News story

Changes to prison capacity announced

Government is starting feasibility work on what would be Britain’s biggest prison, part of a major programme of updating Britain’s prisons.

This was published under the 2010 to 2015 Conservative and Liberal Democrat coalition government

The Government is to start feasibility work on what would be Britain’s biggest prison as part of a major programme of updating Britain’s prison estate. The new prison could hold more than 2,000 prisoners.

As part of the improvement programme, four new houseblocks will also be built. The current intention is that these new places will be built at HMPs Parc in South Wales, Peterborough in Cambridgeshire, The Mount in Hertfordshire and Thameside in London. In total they will be able to hold up to 1,260 prisoners and they will replace older, more expensive prison capacity.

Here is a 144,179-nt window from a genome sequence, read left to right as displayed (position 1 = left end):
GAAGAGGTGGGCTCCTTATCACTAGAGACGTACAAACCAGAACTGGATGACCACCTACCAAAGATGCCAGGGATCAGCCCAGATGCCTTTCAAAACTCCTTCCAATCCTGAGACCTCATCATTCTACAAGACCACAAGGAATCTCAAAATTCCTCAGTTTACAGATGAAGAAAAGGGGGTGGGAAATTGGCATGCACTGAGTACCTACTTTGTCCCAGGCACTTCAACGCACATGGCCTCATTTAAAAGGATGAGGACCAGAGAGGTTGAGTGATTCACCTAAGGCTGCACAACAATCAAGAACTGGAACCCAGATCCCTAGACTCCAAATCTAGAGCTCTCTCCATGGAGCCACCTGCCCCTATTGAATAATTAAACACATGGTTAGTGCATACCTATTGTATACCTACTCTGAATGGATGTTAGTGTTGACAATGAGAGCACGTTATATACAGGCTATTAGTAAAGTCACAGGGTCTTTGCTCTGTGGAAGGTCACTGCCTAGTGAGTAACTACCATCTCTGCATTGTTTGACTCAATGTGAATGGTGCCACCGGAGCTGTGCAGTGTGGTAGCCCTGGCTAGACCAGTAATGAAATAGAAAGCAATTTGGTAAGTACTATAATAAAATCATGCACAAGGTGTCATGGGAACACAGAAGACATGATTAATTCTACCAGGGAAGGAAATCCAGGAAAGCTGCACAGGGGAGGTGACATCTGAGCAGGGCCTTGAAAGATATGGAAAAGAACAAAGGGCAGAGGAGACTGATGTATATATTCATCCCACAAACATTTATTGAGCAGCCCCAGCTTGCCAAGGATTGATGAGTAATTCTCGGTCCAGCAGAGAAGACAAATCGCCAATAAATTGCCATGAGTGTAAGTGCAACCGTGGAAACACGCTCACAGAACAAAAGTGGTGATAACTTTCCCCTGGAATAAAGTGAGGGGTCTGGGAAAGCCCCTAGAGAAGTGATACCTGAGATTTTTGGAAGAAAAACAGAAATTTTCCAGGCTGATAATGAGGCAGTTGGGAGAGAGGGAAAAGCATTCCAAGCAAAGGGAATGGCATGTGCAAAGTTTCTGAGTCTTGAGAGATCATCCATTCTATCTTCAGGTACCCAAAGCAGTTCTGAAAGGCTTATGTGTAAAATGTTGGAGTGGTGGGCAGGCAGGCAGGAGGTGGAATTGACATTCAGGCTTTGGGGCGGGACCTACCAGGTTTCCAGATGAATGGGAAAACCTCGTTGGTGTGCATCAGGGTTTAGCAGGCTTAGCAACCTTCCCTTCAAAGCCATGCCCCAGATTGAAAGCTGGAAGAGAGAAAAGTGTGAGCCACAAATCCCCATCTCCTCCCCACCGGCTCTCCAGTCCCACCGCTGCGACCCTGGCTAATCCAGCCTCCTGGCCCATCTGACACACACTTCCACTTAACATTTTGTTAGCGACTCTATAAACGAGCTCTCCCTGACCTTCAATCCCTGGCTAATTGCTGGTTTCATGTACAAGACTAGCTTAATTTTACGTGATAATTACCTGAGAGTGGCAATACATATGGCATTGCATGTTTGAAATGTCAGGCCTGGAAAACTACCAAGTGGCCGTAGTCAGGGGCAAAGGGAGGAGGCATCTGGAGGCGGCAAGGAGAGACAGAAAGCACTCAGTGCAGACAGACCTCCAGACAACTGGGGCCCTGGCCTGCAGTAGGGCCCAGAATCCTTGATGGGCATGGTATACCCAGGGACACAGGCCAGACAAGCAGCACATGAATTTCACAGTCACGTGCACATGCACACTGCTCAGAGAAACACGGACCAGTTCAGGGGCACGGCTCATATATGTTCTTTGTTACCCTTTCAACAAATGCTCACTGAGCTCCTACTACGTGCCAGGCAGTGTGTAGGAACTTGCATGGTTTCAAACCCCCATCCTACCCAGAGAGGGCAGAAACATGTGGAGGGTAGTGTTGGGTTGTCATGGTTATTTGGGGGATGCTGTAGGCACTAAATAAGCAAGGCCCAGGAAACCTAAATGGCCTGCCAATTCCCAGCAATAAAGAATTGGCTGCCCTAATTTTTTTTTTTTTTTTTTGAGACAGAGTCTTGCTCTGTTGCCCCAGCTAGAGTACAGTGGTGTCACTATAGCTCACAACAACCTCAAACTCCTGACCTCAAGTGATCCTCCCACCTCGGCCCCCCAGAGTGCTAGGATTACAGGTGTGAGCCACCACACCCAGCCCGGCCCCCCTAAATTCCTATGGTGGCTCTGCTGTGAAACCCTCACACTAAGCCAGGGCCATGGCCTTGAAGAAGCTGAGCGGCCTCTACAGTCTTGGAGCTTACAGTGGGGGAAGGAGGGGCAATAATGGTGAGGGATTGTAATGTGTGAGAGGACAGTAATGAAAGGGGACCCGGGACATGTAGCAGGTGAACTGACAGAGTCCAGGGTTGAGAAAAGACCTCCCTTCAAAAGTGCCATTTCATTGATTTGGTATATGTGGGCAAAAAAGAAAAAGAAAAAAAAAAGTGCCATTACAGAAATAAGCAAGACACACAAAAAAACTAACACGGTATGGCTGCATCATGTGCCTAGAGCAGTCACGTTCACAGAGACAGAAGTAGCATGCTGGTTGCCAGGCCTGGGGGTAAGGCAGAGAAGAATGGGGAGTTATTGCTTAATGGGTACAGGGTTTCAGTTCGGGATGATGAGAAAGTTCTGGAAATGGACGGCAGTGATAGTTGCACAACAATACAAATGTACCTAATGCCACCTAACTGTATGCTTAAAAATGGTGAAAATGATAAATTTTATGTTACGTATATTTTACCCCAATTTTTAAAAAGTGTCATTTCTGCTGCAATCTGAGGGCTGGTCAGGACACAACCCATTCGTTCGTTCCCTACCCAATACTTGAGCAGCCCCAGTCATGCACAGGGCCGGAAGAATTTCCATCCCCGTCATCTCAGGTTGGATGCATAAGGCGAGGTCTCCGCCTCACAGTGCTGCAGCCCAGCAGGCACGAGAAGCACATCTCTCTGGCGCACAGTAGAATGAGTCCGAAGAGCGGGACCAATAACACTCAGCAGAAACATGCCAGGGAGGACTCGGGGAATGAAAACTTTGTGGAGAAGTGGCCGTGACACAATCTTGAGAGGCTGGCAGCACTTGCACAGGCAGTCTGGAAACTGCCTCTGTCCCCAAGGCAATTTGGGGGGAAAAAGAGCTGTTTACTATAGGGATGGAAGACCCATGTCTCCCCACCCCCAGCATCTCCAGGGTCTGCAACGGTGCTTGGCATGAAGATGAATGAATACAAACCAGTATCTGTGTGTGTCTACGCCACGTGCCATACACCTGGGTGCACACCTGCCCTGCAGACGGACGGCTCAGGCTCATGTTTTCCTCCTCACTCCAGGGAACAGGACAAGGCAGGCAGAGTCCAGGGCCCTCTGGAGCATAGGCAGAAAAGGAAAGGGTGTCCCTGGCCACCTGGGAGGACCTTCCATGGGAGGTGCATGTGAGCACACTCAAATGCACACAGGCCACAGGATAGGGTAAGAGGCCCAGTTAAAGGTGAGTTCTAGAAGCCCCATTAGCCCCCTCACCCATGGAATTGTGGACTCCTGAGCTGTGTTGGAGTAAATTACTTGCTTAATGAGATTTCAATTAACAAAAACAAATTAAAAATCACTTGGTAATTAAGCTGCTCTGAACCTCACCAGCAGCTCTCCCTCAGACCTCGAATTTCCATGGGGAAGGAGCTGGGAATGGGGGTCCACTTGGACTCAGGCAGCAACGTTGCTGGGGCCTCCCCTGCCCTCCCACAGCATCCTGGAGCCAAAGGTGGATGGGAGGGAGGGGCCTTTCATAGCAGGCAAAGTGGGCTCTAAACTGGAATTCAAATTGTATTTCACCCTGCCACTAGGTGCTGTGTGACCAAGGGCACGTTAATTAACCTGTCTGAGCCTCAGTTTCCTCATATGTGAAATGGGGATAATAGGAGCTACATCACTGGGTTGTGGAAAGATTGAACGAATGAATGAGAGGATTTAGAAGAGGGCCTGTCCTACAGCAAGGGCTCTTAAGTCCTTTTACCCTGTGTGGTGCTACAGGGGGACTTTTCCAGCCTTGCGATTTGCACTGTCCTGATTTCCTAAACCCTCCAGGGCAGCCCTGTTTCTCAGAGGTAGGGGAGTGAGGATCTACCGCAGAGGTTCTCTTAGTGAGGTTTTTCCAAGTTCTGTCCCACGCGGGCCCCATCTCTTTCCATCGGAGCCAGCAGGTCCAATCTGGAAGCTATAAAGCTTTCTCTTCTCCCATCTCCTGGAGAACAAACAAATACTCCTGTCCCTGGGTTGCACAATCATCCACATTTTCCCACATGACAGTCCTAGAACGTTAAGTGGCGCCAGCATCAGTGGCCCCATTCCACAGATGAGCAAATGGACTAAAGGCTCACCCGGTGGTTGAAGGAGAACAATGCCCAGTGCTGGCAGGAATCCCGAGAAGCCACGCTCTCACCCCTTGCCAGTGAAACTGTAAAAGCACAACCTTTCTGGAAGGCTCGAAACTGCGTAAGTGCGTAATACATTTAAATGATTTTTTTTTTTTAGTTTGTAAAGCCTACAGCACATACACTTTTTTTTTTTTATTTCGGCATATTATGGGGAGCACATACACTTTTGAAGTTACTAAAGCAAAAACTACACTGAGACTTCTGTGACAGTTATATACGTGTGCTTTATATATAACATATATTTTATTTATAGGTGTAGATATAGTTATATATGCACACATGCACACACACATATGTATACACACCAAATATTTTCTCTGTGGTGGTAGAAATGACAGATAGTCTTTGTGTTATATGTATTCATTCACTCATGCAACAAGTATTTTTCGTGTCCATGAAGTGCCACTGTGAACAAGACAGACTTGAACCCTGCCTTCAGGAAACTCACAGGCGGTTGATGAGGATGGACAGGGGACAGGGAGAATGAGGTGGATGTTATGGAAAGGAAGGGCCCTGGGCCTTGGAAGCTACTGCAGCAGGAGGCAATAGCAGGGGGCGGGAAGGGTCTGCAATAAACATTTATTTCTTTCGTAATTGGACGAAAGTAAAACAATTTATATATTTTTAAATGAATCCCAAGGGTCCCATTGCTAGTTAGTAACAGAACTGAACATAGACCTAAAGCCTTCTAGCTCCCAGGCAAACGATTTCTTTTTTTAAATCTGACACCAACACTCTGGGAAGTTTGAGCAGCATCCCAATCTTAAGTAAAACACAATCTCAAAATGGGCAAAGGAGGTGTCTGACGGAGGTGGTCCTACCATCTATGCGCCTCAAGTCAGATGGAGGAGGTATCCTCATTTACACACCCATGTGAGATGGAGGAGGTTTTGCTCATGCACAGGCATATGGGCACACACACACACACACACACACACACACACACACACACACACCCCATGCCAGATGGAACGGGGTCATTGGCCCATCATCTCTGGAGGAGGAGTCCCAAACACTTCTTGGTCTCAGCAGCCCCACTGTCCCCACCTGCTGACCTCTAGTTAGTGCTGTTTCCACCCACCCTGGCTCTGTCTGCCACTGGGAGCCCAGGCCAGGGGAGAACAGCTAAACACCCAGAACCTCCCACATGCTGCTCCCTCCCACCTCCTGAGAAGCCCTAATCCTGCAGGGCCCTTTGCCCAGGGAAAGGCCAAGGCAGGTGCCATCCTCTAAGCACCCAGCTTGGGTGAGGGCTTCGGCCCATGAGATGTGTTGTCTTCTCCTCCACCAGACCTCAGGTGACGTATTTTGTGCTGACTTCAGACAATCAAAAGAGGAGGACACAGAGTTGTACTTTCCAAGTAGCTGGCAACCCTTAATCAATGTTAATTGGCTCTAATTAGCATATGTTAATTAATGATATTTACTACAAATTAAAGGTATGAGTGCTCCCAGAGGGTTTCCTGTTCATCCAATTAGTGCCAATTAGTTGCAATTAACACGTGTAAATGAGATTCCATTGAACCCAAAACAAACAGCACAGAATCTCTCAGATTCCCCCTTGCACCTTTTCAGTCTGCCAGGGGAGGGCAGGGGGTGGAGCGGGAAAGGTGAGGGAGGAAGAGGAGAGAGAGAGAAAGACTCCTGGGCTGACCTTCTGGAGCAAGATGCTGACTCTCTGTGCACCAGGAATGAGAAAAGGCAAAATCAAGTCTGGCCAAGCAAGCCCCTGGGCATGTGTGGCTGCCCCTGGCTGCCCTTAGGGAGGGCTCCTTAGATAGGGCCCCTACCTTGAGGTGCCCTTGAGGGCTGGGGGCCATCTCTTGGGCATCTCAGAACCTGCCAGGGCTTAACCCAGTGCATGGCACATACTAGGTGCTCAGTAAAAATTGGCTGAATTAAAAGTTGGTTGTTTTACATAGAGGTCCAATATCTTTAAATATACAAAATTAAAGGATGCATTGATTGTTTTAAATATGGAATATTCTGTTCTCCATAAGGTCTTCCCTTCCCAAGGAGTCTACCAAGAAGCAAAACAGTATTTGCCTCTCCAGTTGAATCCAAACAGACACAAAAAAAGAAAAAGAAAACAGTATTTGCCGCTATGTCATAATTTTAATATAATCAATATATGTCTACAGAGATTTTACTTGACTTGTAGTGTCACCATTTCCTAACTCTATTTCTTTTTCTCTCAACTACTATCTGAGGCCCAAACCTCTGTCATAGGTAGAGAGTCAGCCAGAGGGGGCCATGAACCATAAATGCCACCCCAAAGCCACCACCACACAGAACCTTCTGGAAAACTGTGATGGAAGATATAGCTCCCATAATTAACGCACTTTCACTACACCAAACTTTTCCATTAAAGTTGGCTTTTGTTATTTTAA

The new developments will allow the Ministry of Justice to close six smaller, older and more expensive prisons, and to close parts of three others.

The prisons affected are HMPs Bullwood Hall, Canterbury, Gloucester, Kingston, Shepton Mallet and Shrewsbury, with some accommodation at HMPs Chelmsford, Hull and Isle of Wight also closing.

Justice Secretary Chris Grayling said:

‘We have to bring down the cost of our prison system, much of which is old and expensive. But I never want the Courts to be in a position where they cannot send a criminal to prison because there is no place available. So we have to move as fast as we can to replace the older parts of our prison system.  That’s why we are moving ahead with immediate plans for new prison capacity, as well as closing older and more expensive facilities.’

The programme is part of the Government’s drive to build new capacity to replace older prisons and so bring down the cost of operating the prison system. It is expected to save £63 million a year.

Published 10 January 2013